Ghanaian vice president HE Mahamudu Bawumia during an interview in Nairobi after the swearing-in of president William Ruto. [Denis Kibuchi, Standard]
Among the dignitaries who attended President William Ruto’s inauguration last week was Ghana’s Vice President Mahamudu Bawumia. Financial Standard caught up with him for his insight on a range of issues, including lessons Kenya can borrow from Ghana’s digital revolution that he has been spearheading fast.
What is your take on Kenya’s peaceful political transition after the hotly contested August presidential polls?
It is just not a Kenyan success story but an African success story to have a peaceful transition of power.
We remember the old days of difficult transitions and since we have embarked on the democratic journey, every step and milestone is very important.
How would you rate the diplomatic relations between Kenya and Ghana?
We have very good relations that date back to independence, where our first President Kwame Nkurumah and Kenya’s first President Jomo Kenyatta shared good relations. They both engaged in the independence struggle against colonialism through their respective movements. Then, our relationship has been growing. There is a sizeable Kenyan community in Ghana and because of Kenya Airways, a direct flight which I come on, there are a lot more commercial ties between the two countries.
Africa is in the process of implementing The Africa Free Continental Trade Area (AFCTA). What is your view on its implementation and potential challenges ahead?
People like Kwame Nkurumah were a bit ahead of their time with their vision as they held a view that Africa needed to be cooperative and united, which today is being manifested.
AfCTA is the biggest free trade area in the world. It is important that Africa trades by itself as we have largely traded with our colonial masters. AfCTA is an idea whose time has come, and Ghana is the secretariat hence we are passionate about it. There are a lot of opportunities to be realised. The bottlenecks include logistics, transportation and payments, but recently, I launched the Pan African Payment and Settlement Systems (PAPS) in collaboration with the Central Bank that allows someone from Kenya to buy something in Ghana in Kenya shillings without the need to worry about third -party currency like the US dollar to trade. This is a major innovation that will help us bridge the gap that we have in the payment and settlement area.
Inflation is a major issue for many countries in Africa, how is Ghana coping with the challenge?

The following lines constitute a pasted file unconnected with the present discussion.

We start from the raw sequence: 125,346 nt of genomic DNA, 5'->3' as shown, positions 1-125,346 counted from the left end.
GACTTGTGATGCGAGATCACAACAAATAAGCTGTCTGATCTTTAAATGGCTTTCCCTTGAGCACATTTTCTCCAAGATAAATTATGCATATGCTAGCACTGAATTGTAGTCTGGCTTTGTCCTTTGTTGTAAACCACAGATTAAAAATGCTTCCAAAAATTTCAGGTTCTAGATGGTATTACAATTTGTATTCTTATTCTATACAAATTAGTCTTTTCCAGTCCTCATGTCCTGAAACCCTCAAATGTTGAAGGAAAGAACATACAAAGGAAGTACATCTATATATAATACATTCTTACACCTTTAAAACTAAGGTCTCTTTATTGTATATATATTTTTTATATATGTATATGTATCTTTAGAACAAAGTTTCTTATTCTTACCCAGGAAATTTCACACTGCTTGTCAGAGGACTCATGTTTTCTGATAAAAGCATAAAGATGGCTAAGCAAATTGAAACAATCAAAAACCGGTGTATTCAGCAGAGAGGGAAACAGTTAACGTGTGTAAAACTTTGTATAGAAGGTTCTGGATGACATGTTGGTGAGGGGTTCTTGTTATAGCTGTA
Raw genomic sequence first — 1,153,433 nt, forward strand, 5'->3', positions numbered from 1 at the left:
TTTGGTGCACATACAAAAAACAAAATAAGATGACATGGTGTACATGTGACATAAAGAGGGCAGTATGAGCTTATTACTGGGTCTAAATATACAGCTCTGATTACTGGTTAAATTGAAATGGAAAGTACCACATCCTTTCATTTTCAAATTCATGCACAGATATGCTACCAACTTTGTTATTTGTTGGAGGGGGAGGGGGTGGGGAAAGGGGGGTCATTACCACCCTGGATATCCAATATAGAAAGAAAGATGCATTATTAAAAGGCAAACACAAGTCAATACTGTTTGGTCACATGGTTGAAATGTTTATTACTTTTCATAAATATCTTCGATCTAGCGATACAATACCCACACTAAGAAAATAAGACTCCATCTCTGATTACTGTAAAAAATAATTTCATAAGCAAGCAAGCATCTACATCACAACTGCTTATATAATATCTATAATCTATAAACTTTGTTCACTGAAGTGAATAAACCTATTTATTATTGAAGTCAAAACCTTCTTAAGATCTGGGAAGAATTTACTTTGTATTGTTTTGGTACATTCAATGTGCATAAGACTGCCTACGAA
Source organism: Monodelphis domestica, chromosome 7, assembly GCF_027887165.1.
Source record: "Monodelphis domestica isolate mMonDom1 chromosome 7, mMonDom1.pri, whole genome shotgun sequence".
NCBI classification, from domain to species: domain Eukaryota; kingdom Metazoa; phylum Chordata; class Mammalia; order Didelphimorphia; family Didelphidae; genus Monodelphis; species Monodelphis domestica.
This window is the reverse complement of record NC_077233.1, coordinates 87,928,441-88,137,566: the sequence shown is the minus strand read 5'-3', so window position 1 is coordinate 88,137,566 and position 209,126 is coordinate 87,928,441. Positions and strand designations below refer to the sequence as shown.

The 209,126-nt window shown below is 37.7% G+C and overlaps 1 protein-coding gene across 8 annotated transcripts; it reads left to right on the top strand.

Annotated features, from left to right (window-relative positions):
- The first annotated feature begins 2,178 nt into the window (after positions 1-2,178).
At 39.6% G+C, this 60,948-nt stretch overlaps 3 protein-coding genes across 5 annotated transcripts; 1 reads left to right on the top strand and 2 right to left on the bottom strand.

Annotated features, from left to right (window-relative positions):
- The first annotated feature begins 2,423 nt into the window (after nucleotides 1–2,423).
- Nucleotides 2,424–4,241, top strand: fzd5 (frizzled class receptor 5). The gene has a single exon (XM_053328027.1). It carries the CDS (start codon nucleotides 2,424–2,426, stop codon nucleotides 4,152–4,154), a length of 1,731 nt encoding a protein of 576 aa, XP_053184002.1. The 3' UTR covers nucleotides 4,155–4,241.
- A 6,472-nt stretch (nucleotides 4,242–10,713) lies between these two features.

The cost of living across the world has just increased phenomenally on the back of the Covid-19, which disrupted the global supply chain and increased shipping costs almost 12-fold. When we thought we were recovering, we had Russia-Ukraine war that has caused an increase in energy costs and as a result, food prices skyrocketed. It has affected every country and Ghana has been no exception. We are trying to deal with the issue in the context of very squeezed and tight budgets.
On the monetary side, the Central Bank is trying to contain inflation with their monetary policy through a number of interest rate increases to try to contain the situation. The government continues to offer free senior secondary school education to our citizens, which lessens the burden on families in terms of the cost of living.
While at the Central Bank, inflation once went down from 40pc to around 10pc. How did you deal with this?
To reduce inflation, you need a good mix of fiscal policy and monetary policy. Inflation is fundamentally a monetary phenomenon, and it’s the fiscal that can drive the monetary side of it. If the fiscal side is not excessive, and your balances are not excessive, you may have to enrol on monetary financing of that deficit, which reduces pressure on prices.
You are then able to contain inflation. We implemented an inflation target framework, one of the few African countries at the time, and it has proven very successful but that alone is not sufficient as you also have to look at the output side by increasing production.
President Ruto ran his campaigns on the promise of a bottom-up economic model, what’s your take on it?
The bottom-up economic model is a model of inclusiveness, which is fundamentally a good model. What we have seen in Africa since independence is that we have had development without inclusion. Sixty years after independence, many people do not have a bank account or access to electricity. So many people are excluded from the economic system. If you are trying to transform an economy, you cannot do it on exclusion because a substantial population are among those excluded. The idea that President Ruto has of the bottom-up model is a good one, and I think is one that many other African countries should emulate.
You have been at the forefront of spearheading digitisation, what is its effect been on the economy?
In Ghana, we have really focused on pursuing digitization as an economic strategy.
We are now in the fourth industrial revolution globally, which is a digital revolution. It is a revolution based on data and systems. If you don’t digitise, you are going to be left behind.